That night I made an effort to sleep, but by 4 a.m., when I’d struggled to the bathroom, I lay in bed and cried. I knew the gig was up. It was time for the ER. I took one of my fake pain pills, and gave it an hour. Meanwhile, my husband was up and ready to go. Don’t push me, I said.
We got to the ER at 7 a.m. and it was blissfully empty. Not a soul except the staff. That was a bonus in this covid age. I was in the back getting an IV started within 10 minutes. My nurse was this cute little guy that could have been my son. He pushed Dilaudid and Decadron into my vein and smoothly removed those boiling, hot daggers from my leg. I almost cried again with relief. They’d been in there for over a week.
I had a barrage of doctors come by. They all agreed on the treatment, steroids to reduce the inflammation around the nerve, potent narcotics for pain, a strong muscle relaxer, double the administration of the nerve pain medication, among other meds, and admission until pain controlled sufficiently to go home.
A neurosurgeon had been called and he was the first to arrive. I saw the MRI, he said. You have a slipped disc which is causing pressure on the nerve. It’s a slight protrusion he said, but you have degenerative changes and I would not want to go in there to fix it. Thanks, RA! was my first thought. But I didn’t want him to go in there to fix it, either.
An injection into the nerve was also suggested, but I decided to make that plan B. We would go with the meds, body mechanics, exercises, and physical therapy first.
Last night, I had another great nurse. We spent half the night talking. When the day nurse had asked me what I wanted to share about myself on the info board in my room, I said I have RA, thinking clinically. And she said no, something personal, so I blurted out what I like to do best, reading and writing. He noted that and the conversation started from there and went on most of the night.
He held my hand on the way to the bathroom and back. This was an observation unit where the rooms do not have their own bathrooms. It wasn’t far from my room, but it might as well have been miles away. And once on the way back, which was the most painful part as my nerve was now awakened to the fact that I was upright and moving, I said the bad word that rhymes with truck.
I immediately said sorry, but he started laughing. By this time we felt we knew each other, and he said, I never thought I would hear that word from you. And then I started to laugh, in-between gasps of pain.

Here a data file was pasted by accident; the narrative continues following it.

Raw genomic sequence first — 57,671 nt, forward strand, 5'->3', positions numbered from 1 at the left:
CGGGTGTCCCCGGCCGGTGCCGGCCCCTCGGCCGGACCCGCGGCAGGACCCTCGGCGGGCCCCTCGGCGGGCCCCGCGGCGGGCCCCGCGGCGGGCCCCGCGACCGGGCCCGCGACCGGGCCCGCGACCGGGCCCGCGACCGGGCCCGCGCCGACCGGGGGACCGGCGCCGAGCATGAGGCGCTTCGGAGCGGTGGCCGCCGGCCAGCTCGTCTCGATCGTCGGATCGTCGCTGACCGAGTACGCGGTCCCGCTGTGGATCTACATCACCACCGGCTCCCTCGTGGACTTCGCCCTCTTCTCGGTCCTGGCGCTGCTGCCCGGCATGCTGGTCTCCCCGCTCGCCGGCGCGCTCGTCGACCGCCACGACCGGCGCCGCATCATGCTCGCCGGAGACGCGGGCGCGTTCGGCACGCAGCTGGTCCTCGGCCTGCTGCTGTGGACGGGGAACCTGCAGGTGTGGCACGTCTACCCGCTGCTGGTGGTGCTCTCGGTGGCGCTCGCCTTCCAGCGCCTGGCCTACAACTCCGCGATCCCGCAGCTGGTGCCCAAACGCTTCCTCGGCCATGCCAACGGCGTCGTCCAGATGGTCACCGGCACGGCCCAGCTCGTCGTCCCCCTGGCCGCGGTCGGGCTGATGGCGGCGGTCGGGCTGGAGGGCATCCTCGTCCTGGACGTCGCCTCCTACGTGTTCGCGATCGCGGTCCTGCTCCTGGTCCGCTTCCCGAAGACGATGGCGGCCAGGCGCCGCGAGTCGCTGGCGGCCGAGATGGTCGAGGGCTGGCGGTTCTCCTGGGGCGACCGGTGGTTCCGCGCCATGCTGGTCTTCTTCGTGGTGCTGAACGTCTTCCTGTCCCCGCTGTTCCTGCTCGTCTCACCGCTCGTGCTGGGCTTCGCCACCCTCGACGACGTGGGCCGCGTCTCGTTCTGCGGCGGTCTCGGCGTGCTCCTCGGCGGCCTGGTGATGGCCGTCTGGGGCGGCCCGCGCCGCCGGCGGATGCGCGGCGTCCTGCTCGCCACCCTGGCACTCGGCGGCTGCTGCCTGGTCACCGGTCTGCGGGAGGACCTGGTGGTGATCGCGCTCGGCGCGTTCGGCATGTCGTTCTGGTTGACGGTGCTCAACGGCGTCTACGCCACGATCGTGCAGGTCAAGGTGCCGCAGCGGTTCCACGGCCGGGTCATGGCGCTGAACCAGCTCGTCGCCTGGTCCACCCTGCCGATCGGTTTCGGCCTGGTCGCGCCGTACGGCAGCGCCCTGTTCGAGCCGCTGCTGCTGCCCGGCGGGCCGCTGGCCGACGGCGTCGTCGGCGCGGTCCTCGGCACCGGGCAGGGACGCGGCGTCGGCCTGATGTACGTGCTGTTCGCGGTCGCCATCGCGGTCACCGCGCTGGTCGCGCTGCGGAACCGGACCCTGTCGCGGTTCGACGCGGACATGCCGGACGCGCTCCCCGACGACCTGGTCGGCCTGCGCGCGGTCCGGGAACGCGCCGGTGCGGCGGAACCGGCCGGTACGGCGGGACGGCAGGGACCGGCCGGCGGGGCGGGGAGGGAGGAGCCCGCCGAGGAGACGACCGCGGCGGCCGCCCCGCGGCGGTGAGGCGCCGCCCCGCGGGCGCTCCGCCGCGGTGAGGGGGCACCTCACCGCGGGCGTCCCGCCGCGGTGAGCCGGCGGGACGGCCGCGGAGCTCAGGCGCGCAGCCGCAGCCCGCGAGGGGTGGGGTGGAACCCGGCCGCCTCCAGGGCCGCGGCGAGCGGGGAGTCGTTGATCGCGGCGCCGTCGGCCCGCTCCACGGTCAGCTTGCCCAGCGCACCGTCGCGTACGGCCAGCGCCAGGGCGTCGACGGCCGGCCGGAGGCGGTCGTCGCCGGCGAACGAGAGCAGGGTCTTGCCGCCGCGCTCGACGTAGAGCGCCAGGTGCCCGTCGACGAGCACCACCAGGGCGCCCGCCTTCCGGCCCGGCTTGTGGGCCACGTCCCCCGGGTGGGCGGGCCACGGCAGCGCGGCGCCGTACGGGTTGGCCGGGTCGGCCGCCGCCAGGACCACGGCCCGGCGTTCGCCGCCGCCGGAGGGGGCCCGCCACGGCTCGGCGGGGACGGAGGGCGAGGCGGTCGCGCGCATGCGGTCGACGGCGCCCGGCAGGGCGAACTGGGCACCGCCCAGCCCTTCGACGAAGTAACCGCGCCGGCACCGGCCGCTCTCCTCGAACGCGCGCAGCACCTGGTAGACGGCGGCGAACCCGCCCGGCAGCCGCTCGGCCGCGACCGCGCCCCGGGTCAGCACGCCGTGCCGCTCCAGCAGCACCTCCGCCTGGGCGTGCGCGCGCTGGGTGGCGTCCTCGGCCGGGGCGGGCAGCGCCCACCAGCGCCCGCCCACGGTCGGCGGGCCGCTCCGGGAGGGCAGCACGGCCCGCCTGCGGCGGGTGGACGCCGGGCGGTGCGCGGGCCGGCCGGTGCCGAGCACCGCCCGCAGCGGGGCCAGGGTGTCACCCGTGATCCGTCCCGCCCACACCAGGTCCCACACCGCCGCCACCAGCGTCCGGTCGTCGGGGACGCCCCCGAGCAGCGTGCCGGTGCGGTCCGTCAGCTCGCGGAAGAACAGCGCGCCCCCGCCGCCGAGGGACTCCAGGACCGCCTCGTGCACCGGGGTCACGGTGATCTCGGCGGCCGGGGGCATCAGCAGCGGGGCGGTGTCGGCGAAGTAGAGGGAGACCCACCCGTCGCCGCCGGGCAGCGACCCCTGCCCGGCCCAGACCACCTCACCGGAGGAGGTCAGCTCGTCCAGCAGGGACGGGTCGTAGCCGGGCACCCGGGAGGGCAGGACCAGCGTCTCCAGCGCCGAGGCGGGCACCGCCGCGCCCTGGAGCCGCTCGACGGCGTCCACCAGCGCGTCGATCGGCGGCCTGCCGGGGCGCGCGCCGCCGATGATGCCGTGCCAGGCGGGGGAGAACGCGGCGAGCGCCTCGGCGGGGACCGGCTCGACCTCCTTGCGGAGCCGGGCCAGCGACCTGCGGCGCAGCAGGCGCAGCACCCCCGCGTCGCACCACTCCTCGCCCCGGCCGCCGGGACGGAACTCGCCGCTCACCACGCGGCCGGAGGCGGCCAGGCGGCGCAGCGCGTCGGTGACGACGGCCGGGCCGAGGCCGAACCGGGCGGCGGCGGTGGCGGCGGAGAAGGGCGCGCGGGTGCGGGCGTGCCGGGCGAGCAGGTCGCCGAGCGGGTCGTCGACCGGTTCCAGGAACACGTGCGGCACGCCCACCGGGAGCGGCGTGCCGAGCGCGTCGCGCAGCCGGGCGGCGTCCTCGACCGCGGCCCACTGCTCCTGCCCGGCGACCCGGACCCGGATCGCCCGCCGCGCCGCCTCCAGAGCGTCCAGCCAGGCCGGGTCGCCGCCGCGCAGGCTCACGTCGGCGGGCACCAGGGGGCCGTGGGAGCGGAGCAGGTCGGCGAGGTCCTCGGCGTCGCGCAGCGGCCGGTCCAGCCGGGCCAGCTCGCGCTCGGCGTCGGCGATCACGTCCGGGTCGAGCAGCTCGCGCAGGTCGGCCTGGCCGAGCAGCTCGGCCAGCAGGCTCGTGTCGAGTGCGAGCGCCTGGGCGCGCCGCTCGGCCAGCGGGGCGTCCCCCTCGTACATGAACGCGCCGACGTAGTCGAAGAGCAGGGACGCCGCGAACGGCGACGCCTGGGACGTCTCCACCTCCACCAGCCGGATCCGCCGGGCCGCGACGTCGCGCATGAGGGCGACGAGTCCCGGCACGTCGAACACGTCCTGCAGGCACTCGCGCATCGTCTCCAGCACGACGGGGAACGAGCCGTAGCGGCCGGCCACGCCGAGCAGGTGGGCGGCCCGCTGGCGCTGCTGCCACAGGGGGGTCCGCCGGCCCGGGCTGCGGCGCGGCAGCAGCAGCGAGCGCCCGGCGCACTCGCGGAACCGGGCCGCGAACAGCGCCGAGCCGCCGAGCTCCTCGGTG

I fell asleep between 3 and 6 a.m., when he woke me up for my meds. And later, when I managed to get to the bathroom alone as the day nurse didn’t respond to my call, I discovered that half my pain was gone! It only hurt from the knee down and that was cut in half as well. It was hallelujah time, and time to arrange for going home. The meds had made progress in less than a day.
The beast has been tamed. Though not altogether vanquished, its growls have been reduced to whimpers.
I had a total of four physical therapy sessions that boiled downed to learning some exercises to strengthen the muscles of my legs and limit pressure on the sciatic nerve itself. They all happened before I flew to Los Angeles exactly three weeks ago, a five-hour plane ride that I was dreading, and which dread spurred me to hurry up and do something!
The flights were not fun, there and back, but were thankfully direct so were over and done with as quickly as humanly possible. Aisle seats helped a lot as I didn’t have to maneuver that tiny space between seat rows.
Sitting hurt, but standing up hurt worse. At least, for that first step or two. I managed to get through the four days we were there fairly well. The ache a dull roar down my leg. But I’m very glad we went because we got to see my father-in-law in good spirits, and albeit with a cane, walking better than I was.
I held off taking Prednisone during the trip, but after flying back on a redeye, and with the three-hour time difference, the jet lag threatened to bury me. So I caved and did a six-day hit (20, 20, 10, 10, 5, 5 mg). That did the trick and also soothed away the egregious pain, for the most part.
I remain quite conscious of that leg, or that nerve, I should say. I turn over in bed with great caution. The wrong move sent an electrifying jolt down my leg and left a painful residue behind. For hours and sometimes for the whole rest of the day or night.
I’m careful not to sit too long either, which kind of puts a kink in the works since I work sitting down. I keep hearing my PCP’s admonition as he scribbled away on his Rx pad, “Don’t sit!”
This has also put my home downsizing project on hold. No more climbing the stepladder, no more lifting heavy books, no more pushing furniture around. Now I look at our record collection longingly. Yes, vinyl records, about 200 or more taking up space. They need to go into another room where I can’t see them anymore, as I’m not allowed to get rid of them. I guess I could carry them there one by one. Two by two.